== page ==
The (Endless) Appeal To Research Fallacy

by Ben Albahari 11. August 2010 13:54

I don't know if this fallacy has been named - let me know if it has.

It's the one when someone claims that your belief has little weight because you haven't researched the issue as much as they have.

For example, someone claims aliens have visited Earth. No matter what arguments you give, they will say: "But have you considered this piece of evidence? No? Oh really? Well you haven't really researched it enough. You need to read this book."

Every conspiracy theorist and alternative therapist loves this fallacy, because it insidiously shifts the burden of proof to their opponents. People who support a position will almost always spend far more time investigating that position than those who refute it. This is the ammunition of this fallacy. The homeopath has spent his life devoted to homeopathy, while the skeptic has merely written a book. The girl visiting the homeopath has read a book on homeopathy, while the dude has merely read an article on it.

This fallacy, when taken to its logical conclusion, requires that one should be open minded to any position in the case that someone has spent more time researching it than you. Purely in terms of time management, it makes the shtick of a skeptic untenable.

The fallacy will also endlessly appeal to research - there's no end to new evidence and new arguments coming from the believers - see the Bottomless Well of Bullshit.

The flaw in the fallacy is the assumption that a position cannot be easily refuted, and that the skeptics don't have good reasons that negate the need to explore the issue further. Suppose I tell you that gnomes are living in your basement. You tell me you don't have a basement. I say that's what you think, and that you need to reserve judgement until you've read "Gnomes in our Homes". Is there anything in that book that could change your mind? Of course not!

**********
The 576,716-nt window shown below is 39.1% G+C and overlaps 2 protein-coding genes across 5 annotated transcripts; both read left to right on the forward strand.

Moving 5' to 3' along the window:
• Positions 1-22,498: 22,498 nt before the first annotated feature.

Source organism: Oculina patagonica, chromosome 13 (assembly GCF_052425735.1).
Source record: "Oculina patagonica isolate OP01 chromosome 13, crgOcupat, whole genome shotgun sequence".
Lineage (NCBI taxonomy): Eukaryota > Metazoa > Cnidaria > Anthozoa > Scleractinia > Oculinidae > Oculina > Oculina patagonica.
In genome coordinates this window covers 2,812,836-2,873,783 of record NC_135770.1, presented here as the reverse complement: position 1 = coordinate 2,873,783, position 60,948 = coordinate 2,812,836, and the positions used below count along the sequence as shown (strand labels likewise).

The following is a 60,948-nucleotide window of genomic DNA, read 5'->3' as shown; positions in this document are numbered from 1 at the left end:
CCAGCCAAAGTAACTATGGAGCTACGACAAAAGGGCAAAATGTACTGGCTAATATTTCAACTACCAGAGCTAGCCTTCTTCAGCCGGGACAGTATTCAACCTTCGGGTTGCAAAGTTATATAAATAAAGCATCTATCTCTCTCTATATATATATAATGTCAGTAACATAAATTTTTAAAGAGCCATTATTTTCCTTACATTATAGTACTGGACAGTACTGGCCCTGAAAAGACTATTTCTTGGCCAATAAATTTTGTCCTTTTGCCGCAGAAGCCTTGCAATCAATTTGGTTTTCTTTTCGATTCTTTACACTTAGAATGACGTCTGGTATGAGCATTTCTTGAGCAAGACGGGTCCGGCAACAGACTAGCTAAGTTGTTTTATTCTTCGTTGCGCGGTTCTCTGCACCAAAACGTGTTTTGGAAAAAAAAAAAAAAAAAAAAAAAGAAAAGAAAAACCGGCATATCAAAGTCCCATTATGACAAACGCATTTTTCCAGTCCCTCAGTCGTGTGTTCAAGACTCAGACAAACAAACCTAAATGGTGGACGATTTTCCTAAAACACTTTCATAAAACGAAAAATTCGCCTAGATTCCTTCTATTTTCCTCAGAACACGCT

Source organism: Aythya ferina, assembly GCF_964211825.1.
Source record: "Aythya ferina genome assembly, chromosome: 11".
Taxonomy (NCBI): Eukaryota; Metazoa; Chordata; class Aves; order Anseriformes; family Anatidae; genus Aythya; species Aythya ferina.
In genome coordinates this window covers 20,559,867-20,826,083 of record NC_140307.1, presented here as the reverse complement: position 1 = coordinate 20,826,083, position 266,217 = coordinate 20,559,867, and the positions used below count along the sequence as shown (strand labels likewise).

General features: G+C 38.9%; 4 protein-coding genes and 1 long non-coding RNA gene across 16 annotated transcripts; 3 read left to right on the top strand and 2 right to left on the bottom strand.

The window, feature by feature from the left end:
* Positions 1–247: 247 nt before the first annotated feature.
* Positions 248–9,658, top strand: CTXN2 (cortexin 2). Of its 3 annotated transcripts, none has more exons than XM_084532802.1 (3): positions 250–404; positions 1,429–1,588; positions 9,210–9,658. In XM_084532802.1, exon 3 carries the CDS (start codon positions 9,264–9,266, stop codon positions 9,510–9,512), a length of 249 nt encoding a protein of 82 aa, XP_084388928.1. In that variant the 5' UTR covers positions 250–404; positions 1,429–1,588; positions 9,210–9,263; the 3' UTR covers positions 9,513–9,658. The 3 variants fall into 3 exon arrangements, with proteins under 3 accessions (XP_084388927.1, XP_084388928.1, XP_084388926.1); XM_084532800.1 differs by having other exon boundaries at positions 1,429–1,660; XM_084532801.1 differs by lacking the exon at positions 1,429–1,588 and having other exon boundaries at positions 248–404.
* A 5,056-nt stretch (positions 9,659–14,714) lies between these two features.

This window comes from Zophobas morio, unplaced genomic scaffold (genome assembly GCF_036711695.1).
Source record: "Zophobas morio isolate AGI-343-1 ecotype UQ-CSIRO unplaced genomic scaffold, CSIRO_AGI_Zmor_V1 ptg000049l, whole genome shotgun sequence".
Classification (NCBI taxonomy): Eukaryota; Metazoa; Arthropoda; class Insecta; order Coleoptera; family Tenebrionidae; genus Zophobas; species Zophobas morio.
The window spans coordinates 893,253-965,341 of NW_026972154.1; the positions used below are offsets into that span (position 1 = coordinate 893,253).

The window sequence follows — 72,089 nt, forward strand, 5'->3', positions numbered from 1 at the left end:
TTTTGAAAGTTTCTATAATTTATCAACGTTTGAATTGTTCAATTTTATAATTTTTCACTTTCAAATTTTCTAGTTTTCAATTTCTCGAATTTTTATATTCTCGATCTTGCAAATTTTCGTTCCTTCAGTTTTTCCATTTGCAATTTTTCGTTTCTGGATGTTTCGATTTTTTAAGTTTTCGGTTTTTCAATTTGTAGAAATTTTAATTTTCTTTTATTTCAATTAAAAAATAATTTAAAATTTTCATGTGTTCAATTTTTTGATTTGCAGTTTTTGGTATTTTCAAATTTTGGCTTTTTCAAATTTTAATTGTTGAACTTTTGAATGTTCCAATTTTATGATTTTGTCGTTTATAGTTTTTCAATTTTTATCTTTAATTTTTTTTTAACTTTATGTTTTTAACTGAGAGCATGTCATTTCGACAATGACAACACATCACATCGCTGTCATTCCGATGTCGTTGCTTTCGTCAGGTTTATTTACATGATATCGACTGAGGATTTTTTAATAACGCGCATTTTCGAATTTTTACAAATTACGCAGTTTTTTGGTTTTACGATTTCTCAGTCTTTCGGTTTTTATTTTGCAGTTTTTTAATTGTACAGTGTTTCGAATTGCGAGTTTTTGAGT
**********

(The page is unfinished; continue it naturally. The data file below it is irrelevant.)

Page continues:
The sad truth of the matter is that many people have heavily invested in an easily refuted belief. When you point out the easy refutation, they get defensive, and say you need to read more. As Leo Tolstoy said:

"I know that most men — not only those considered clever, but even those who are very clever and capable of understanding most difficult scientific, mathematical, or philosophic, problems — can seldom discern even the simplest and most obvious truth if it be such as obliges them to admit the falsity of conclusions they have formed, perhaps with much difficulty — conclusions of which they are proud, which they have taught to others, and on which they have built their lives."

People usually pitch an Appeal To Research after their woolly explanation of their belief has failed to infect your brain. They might even say something like "Well I'm not an expert on this, but this guy is, and once you read his book, you will be convinced" (see also The Convert Pitch, The Testimonial Pitch). And if you don't look eager to read their book they'll follow up with The Closed Minded Pitch. The hypocrisy! As if you should have to do work to make up for their woolliness. The onus is on them to read your books, not on you to read their books. Mirror them. If in the mood, tease them with their hypocritical reluctance to read your books on science and skepticism.

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